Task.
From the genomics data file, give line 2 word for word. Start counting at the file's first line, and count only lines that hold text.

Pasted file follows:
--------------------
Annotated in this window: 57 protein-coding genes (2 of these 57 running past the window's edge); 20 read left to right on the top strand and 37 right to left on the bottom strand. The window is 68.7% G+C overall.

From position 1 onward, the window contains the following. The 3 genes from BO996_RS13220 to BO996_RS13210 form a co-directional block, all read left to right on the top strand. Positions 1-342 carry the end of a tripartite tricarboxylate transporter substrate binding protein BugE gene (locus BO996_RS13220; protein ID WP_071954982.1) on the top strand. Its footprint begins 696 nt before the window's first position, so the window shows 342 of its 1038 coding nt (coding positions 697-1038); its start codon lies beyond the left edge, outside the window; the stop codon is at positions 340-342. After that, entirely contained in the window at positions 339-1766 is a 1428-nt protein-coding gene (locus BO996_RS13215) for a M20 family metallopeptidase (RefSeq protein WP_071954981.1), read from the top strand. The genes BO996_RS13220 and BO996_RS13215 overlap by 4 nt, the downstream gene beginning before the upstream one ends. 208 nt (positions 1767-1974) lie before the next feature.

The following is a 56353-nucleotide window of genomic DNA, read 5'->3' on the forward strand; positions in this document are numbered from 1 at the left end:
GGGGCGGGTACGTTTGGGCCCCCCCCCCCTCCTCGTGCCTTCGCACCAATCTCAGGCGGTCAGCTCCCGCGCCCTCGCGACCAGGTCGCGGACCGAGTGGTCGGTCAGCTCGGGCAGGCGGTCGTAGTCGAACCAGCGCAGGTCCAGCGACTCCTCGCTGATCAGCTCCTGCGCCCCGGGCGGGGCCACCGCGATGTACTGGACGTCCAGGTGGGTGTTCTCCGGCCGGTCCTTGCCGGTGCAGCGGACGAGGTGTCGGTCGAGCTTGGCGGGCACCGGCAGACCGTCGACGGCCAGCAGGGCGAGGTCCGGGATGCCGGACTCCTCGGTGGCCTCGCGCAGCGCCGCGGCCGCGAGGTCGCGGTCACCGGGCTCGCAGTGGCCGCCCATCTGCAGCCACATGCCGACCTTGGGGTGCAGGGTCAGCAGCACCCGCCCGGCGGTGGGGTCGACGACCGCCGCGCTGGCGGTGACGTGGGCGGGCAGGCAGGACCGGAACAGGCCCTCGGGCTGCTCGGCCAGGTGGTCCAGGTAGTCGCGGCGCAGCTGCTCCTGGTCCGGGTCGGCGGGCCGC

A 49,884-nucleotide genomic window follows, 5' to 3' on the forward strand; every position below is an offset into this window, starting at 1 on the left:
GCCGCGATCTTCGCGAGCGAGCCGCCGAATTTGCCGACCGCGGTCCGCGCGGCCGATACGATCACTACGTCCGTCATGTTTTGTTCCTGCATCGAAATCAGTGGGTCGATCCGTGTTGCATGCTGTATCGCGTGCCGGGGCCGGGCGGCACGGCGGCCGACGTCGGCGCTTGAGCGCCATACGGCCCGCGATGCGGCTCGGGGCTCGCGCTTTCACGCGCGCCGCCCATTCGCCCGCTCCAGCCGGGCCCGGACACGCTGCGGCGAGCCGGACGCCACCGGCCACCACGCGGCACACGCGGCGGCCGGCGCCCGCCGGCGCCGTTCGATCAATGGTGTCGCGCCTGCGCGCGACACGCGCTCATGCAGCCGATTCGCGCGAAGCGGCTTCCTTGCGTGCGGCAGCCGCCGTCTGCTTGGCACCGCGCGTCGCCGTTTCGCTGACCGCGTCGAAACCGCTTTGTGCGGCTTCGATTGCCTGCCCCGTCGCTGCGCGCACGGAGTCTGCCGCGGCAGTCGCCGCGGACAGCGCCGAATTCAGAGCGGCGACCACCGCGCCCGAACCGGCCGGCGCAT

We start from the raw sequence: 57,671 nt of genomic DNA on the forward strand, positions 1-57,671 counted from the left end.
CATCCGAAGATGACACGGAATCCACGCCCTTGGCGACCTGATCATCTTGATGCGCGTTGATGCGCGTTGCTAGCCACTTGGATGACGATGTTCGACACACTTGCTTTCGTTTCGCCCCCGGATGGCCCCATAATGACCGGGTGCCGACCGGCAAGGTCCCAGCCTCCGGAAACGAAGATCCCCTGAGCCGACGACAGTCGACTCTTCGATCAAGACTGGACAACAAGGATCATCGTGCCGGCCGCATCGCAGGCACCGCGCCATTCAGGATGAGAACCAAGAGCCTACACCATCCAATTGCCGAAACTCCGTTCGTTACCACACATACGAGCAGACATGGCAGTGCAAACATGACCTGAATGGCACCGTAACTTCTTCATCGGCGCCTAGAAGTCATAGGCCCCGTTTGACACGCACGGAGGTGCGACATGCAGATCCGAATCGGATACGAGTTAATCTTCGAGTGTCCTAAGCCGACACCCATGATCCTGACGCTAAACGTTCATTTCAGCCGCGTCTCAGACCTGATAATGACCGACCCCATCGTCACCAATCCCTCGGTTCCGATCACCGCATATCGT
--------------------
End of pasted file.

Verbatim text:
From position 1 onward, the window contains the following. The 3 genes from BO996_RS13220 to BO996_RS13210 form a co-directional block, all read left to right on the top strand. Positions 1-342 carry the end of a tripartite tricarboxylate transporter substrate binding protein BugE gene (locus BO996_RS13220; protein ID WP_071954982.1) on the top strand. Its footprint begins 696 nt before the window's first position, so the window shows 342 of its 1038 coding nt (coding positions 697-1038); its start codon lies beyond the left edge, outside the window; the stop codon is at positions 340-342. After that, entirely contained in the window at positions 339-1766 is a 1428-nt protein-coding gene (locus BO996_RS13215) for a M20 family metallopeptidase (RefSeq protein WP_071954981.1), read from the top strand. The genes BO996_RS13220 and BO996_RS13215 overlap by 4 nt, the downstream gene beginning before the upstream one ends. 208 nt (positions 1767-1974) lie before the next feature.